* European stocks up 0.2% * FTSE buoyed by sterling weakness, AstraZeneca * BHP slides 0.9%, Pandora jumps 8% after results * Elanco Animal Health to buy Bayer's animal health unit for $7.6 bln * Welcome to the home for real-time coverage of European equity markets brought to you by Reuters stocks reporters and anchored today by Josephine Mason. Reach her on Messenger to share your thoughts on market moves: josephine.mason.thomsonreuters.com@reuters.net WATCH OUT FOR 2020 EARNINGS DOWNGRADES (0955 GMT) With the second-quarter earnings nearly over and confirming an earnings contraction for the second straight quarter, consensus of a 10% growth in 2020 seems to be ambitious. UBS equity strategists recently reduced their 2020 earnings growth expectations sharply below consensus to -2% in a top-down model, basing it on their reduced GDP estimates.

  • What to Watch: Nuclear business sold for £250m, Persimmon profits fall, and crypto company inks energy deal
    Yahoo Finance UK

    What to Watch: Nuclear business sold for £250m, Persimmon profits fall, and crypto company inks energy deal

    A daily overview of the top business, market, and economic stories to watch in the UK, Europe, and abroad.

  • PR Newswire

    Norges Bank - Form 8.3 - Greene King PLC

    FORM 8.3 PUBLIC OPENING POSITION DISCLOSURE/DEALING DISCLOSURE BY A PERSON WITH INTERESTS IN RELEVANT SECURITIES REPRESENTING 1% OR MORE Rule 8.3 of the Takeover Code (the “Code”) 1.         KEY INFORMATION ...

  • Why FTSE 250 dividend stock Greene King rocketed 51% yesterday
    Fool.co.uk

    Why FTSE 250 dividend stock Greene King rocketed 51% yesterday

    Holders of stock in pub retailer and brewer Greene King plc (LON:GNK) have had a superb start to the week. Here's why.

  • Reuters - UK Focus

    MORNING BID EUROPE-Markets go back and forth

    Stock markets are seesawing-- Wall Street enjoyed a third day of gains following the government’s decision to delay restrictions on Huawei for another 90 days. China’s new lending rate for companies came into effect, set six basis points below the previous rate. The Bundesbank warned yesterday of another German quarterly contraction, political risks continue in Italy, Britain and Hong Kong, and Federal Reserve Chairman Jerome Powell my use his Jackson Hole airing on Friday to dash hopes U.S. interest rates will be cut by 50 or 75 basis points by the end of the year.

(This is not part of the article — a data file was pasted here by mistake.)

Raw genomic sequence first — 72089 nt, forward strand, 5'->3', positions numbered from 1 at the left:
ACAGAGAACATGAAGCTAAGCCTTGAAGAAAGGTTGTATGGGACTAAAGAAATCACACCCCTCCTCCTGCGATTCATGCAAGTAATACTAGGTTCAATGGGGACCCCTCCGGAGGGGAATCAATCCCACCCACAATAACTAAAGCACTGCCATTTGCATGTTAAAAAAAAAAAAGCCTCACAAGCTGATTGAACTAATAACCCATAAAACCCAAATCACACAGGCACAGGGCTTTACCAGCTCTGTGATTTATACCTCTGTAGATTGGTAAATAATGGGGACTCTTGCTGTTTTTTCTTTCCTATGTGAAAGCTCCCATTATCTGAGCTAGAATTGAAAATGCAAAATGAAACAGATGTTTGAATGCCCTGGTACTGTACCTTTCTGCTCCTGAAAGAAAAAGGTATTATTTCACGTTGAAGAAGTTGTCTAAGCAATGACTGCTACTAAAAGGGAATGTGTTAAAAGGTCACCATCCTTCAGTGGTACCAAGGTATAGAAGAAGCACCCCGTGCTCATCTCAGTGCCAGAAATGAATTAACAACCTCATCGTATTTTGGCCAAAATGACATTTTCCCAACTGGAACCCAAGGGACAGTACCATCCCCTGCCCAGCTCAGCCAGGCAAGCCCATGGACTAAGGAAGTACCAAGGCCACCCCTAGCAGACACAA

• Reuters - UK Focus

    LIVE MARKETS-On our radar: beers, watches and supermarkets

    Welcome to the home for real-time coverage of European equity markets brought to you by Reuters stocks reporters and anchored today by Josephine Mason. The mood across riskier assets like equities improved markedly in recent days amid hopes of stimulus in Germany and China which have soothed worries about a global economic slowdown that rattled markets last week. In corporate news, dealmaking is brewing in the UK pub industry, with Hong Kong's richest man snapping up Greene King, the latest sign that the cheap sterling is attracting foreign suitors even as Brexit turmoil deepens.

  • Sky News

    Greene King to be sold in £4.6bn takeover deal with Hong Kong real estate giant

    Britain's largest pub and brewery company Greene King has agreed to a £4.6bn takeover by a Hong Kong-based conglomerate. CK Asset Holdings, founded by Hong Kong's richest man Li Ka-shing, will pay £2.7bn for the 220-year old brewery company and take on its debt, worth an additional £1.9bn. Greene King, based in Bury St Edmunds, Suffolk, was founded in 1799 and operates nearly 3,000 pubs, restaurants and hotels, and owns brands including Hungry Horse and Chef & Brewer.

  • UK pubs operator Greene King agrees to £4.6 billion Hong Kong offer
    Reuters

    UK pubs operator Greene King agrees to £4.6 billion Hong Kong offer

    CKA already owns a near 3% stake in Greene King, also owner of the Chef & Brewer and Hungry Horse chains and whose shares jumped 51% to match the bid price. The proposed takeover comes after Greene King, with 2,700 pubs, restaurants and hotels across the UK, has like others struggled with a rise in the minimum wage and a move away from pub drinking among younger Britons. Britain's looming exit from the European Union risks denting the economy but in the meantime the weakness of sterling has made it cheaper for foreign buyers to snap up UK assets.

  • Reuters - UK Focus

    UPDATE 2-UK pubs operator Greene King agrees to 4.6 bln pounds Hong Kong offer

    British pubs operator Greene King has agreed to a 4.6 billion pounds ($5.6 billion) bid from a Hong Kong-listed company founded by the territory's richest man Li Ka-Shing, which said it was seeking to increase its UK presence even as Brexit looms. The offer from CK Asset, whose founder ranks among Asia's best-known entrepreneurs, values shares in the brewer of Old Speckled Hen and Abbot Ale at 850 pence each or 2.7 billion pounds in total, a premium of about 51% to their Friday close. CKA already owns a near 3% stake in Greene King, also owner of the Chef & Brewer and Hungry Horse chains and whose shares jumped 51% to match the bid price.

  • Hong Kong Billionaire Bets on a Brexit Certainty